Rather than build something new and powerful to engage in public discourse, shed light on corruption and establish information that is truthful and accurate, we harvested all the old growth and sold it downriver so we’d have enough product to carry us through until the current set of leaders could retire comfortably on dwindling but still magnificent profits. 

Many years ago, after the full realization of the first dot-com bubble burst finally made it into writing and when talking heads could rattle off I-told-you-so’s on the morning shows and evening news, I said that legacy media should redefine itself like a startup. 

Risk, creativity, reinvestment in quality, innovation, strategic partnerships and chaos. All are hallmarks of startup culture. 

And all are exceedingly exciting when I think of how journalism could, should apply these to a new business model. 

Thomas Carlyle wrote that “(Edmund) Burke said there were Three Estates in Parliament; but, in the Reporters’ Gallery, yonder, there sat a Fourth Estate more important far than they all.”

That was in 1787, when the press was little more than a political instrument wielded deftly by politicians for purposes of propaganda. 

Slowly we grew into the skin coined for us in the term and ideology of the Fourth Estate, never realizing that one day we might actually shed the skin for another to pick up and wear. 

The press has reverted to a propaganda instrument, wielded instead by corporate interests and less so by politicians.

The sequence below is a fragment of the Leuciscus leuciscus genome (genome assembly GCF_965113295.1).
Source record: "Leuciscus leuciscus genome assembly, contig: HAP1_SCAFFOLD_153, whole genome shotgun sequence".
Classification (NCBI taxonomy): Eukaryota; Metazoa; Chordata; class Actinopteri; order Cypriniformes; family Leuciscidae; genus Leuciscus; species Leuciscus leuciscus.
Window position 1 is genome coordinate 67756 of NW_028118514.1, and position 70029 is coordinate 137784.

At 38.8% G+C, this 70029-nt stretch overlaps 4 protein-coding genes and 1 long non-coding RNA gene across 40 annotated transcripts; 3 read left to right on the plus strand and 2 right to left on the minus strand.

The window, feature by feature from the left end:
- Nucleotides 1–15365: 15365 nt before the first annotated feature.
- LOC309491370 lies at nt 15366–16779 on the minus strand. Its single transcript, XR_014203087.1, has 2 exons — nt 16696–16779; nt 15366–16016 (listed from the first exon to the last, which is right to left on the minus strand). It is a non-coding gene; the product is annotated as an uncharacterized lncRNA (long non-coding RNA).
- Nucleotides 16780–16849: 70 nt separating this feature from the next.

We’ve lost the mantle of the Fourth Estate to something not entirely proletarian, but more so than today’s media. 

Where did the Fourth Estate surface after we dropped the mantle? It surfaced in the colored revolutions in Georgia, Ukraine, Iran and in the Arab Spring in Egypt, Libya and Syria. 

It surfaced on YouTube and Twitter and to some degree on Facebook. It surfaced in lightweight storytelling technology like smartphones and inexpensive laptops with cheap USB cameras. 

It surfaced in the capable hands of the public, that very public the media has defined like so many define children, that is should be seen and not heard. 

And I stand on the other side of the glass wall of the 1A meeting room and watch as we continue to push out “all the news that’s fit to print,” without consulting or involving the very audience leaving us in droves for pseudo media outlets that allow them the interactivity they desire. 

Perhaps the most egregious difference between today’s media and the pseudo media that is outpacing it is the loss of talented thinkers, innovators, revolutionaries and leaders.

In my career I’ve been lucky to encounter a few of these for a short period of time and usually toward the end of their run of glory. These are the people who’ve imparted the most wisdom, insight, vision and direction to me.

These are the Yoda’s and the Obi Wan Kenobi’s to my Luke Skywalker, the Gandalf the Grey to my Frodo.